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enter image description here My turn: Let the equation of the curve is $$y=f(x)$$ Then the slope of the tangent is $$\frac{dy}{dx}$$ The equation of the tangent at some point $x_o$ Is $$y= f'(x_o) x + b $$ , $$b = f(x_o) -x_o f'(x_o)$$ Now the area of the triangle is $$A = 0.5 \frac{x_o f'(x_o) -f(x_o)}{f'(x_o)}\times (f(x_o) -x_o f'(x_o))$$ Now i think i need to put A as a constant an integrate the last equation with respect to $x_o$ to get the equation of th as a e curve but i am confused with how can i consider $x_o$ as a variable even though it is constant ?

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  • $\begingroup$ It is a difficult problem see my answer below. $\endgroup$ – Dr Zafar Ahmed DSc Oct 25 '19 at 19:37
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I would write $$A=\frac{1}{2}\frac{(y_0-f'(x_0)x_0)^2}{|f'(x_0)|}$$ It is $$A=\frac{1}{2}\frac{(f(x_0)-x0_0f'(x_0))^2}{|f'(x_0)|}$$

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  • $\begingroup$ Okay, can i integrate this to get the equation of the curve ?Dr.Sonnhard Graubner $\endgroup$ – Hussien Mohamed Oct 25 '19 at 12:40
  • $\begingroup$ I think $x_0-f'(x_0)x_0$ should be $f(x_0)-f'(x_0)x_0$. $\endgroup$ – David K Oct 25 '19 at 12:44
  • $\begingroup$ Yes you have right, just corrected! $\endgroup$ – Dr. Sonnhard Graubner Oct 25 '19 at 12:52
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It is difficult problem

The intercets on $x$ and $y$ axes by the tangent at the point $(x,y)$ are $\Delta x=x-ydx/dy$ and $\Delta y=y-xdy/dx.$ Then the area of the triangle with thes intercepts is $$|\frac{1}{2} (x-ydx/dy)(y-xdy/dx)|=A^2~~~(1)$$ Let us denote $\frac{dy}{dx}=p$ and let $B^2p>0$ Then we have $$x^2p^2+y^2-2xyp=B^2 p \implies |y-xp|= B\sqrt{p}~~~(2)$$ $$y=xp+B\sqrt{p} \implies y=x\frac{dy}{dx}+B\sqrt{\frac{dy}{dx}}~~~(3)$$ D.w.r.t.x to get $$y'=xy''+y'+ \frac{B}{2}\sqrt{\frac{dx}{dy}} y'' \implies y'' \left [x+\frac{B}{2}\sqrt{\frac{dx}{dy}} \right]=0~~~~(4)$$ $y''=0$ gives trivial solution $(y'=C$) which can be put in (3) to get the general solution of the first order ODE (3) which will be family of lines. For a fixed non-trivial solution of (3), we take $$\frac{B}{2}\sqrt{\frac{dx}{dy}}=-x \implies dy= \frac{B^2}{4x^2}dx \implies \int dy=\frac{B^2}{4} \int \frac{dx}{x^2}~~~~(5)$$ Finally, we get $$xy=-\frac{B^2}{4}~~~~(6),$$ the rectangular hyperbola. Note that this (6) is the singular solution of the Clairaut equaion (3). Here $B$ or $A$ is a fixed given constant.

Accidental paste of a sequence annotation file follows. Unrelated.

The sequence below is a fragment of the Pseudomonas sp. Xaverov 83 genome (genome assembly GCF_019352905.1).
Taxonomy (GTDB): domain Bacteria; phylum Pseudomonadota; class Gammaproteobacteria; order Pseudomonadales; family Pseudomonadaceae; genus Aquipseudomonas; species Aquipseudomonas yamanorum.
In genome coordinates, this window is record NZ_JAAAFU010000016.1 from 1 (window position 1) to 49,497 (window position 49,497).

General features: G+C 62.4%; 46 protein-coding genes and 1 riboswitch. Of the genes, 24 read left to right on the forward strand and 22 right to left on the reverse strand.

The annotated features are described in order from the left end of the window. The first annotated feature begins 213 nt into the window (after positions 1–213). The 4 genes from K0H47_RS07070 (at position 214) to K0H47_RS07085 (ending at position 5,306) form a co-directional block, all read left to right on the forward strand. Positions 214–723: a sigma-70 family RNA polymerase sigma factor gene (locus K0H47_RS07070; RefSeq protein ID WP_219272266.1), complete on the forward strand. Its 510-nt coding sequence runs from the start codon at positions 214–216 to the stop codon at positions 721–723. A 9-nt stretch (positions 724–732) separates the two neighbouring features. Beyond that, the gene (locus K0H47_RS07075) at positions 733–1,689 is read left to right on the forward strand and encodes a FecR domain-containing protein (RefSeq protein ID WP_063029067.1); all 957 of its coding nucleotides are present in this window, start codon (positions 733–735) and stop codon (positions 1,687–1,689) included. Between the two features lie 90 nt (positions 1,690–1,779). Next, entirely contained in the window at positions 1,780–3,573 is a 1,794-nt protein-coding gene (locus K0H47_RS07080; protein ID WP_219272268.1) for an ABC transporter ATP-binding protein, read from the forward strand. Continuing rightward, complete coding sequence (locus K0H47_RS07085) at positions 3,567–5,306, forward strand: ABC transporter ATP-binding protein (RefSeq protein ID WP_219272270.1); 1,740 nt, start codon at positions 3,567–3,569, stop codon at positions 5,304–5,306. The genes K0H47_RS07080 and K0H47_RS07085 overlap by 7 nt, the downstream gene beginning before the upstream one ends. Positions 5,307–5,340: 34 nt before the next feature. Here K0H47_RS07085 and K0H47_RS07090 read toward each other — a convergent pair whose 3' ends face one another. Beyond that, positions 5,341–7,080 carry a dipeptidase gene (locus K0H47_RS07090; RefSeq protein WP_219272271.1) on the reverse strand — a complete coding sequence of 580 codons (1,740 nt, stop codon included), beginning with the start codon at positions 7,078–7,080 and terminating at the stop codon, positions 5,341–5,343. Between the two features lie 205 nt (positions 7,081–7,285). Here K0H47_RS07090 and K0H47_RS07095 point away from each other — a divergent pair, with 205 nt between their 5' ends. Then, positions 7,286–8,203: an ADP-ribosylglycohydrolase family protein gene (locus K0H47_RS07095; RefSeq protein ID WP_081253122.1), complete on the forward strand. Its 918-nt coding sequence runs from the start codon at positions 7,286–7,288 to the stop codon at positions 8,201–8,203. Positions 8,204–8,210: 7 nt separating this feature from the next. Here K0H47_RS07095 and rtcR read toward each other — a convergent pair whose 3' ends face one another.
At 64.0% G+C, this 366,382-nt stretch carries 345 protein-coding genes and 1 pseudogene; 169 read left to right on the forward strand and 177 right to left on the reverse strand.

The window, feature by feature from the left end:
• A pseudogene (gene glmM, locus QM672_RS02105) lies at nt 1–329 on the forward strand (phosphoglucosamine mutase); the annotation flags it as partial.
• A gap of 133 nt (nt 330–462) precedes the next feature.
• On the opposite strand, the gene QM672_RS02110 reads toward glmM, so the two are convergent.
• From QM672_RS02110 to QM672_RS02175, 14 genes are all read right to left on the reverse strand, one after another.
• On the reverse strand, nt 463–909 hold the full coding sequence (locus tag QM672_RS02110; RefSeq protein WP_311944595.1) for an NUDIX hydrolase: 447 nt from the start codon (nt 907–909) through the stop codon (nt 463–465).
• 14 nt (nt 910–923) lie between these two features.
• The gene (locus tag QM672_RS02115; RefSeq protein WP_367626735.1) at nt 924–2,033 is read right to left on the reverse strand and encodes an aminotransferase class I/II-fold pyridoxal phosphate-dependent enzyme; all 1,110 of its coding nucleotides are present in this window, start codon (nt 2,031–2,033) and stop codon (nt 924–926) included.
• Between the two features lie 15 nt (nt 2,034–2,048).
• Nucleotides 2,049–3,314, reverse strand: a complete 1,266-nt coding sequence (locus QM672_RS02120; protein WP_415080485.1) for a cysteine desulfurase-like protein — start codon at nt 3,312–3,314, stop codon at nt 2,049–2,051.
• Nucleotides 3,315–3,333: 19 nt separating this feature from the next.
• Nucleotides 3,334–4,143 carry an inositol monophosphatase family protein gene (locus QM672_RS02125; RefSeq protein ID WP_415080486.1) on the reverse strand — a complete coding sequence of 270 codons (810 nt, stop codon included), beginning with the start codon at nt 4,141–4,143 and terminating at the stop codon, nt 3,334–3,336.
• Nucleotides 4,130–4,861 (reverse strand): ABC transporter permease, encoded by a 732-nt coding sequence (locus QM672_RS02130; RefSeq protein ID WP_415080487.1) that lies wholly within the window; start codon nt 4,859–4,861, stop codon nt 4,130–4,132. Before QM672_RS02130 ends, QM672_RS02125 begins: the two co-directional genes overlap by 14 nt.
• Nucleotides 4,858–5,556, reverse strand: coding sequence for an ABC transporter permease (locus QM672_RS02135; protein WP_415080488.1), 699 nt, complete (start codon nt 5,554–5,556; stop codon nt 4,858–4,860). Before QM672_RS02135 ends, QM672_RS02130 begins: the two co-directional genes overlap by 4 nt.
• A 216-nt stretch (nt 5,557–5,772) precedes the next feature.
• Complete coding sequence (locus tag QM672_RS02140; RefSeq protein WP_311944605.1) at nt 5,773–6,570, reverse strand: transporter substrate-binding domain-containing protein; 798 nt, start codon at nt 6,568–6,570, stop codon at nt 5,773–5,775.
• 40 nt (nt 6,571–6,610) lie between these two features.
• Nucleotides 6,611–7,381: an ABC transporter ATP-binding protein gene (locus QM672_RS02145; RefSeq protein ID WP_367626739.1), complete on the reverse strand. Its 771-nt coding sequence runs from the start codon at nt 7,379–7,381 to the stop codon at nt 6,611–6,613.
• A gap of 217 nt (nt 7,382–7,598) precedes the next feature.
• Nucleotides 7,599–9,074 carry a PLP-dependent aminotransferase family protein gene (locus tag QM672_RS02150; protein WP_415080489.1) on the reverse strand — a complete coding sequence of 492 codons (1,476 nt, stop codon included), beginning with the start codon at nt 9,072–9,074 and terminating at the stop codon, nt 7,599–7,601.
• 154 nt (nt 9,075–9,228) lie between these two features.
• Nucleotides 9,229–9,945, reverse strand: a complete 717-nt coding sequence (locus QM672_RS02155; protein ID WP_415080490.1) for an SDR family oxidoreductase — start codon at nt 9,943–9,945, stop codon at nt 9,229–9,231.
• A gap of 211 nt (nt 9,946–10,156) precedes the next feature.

Notte: it is rather simple to show the converse that the itercepts of the tangents to the curve $xy=D^2$ make a triangle of constant area.

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  • $\begingroup$ That is the same result i got but with different notations , would integrate it to get y ? Dr Zafar Ahmed DSc $\endgroup$ – Hussien Mohamed Oct 25 '19 at 13:36
  • $\begingroup$ @Hussain Mohamed It is a difficult prob\em see my edited answer. $\endgroup$ – Dr Zafar Ahmed DSc Oct 25 '19 at 19:36

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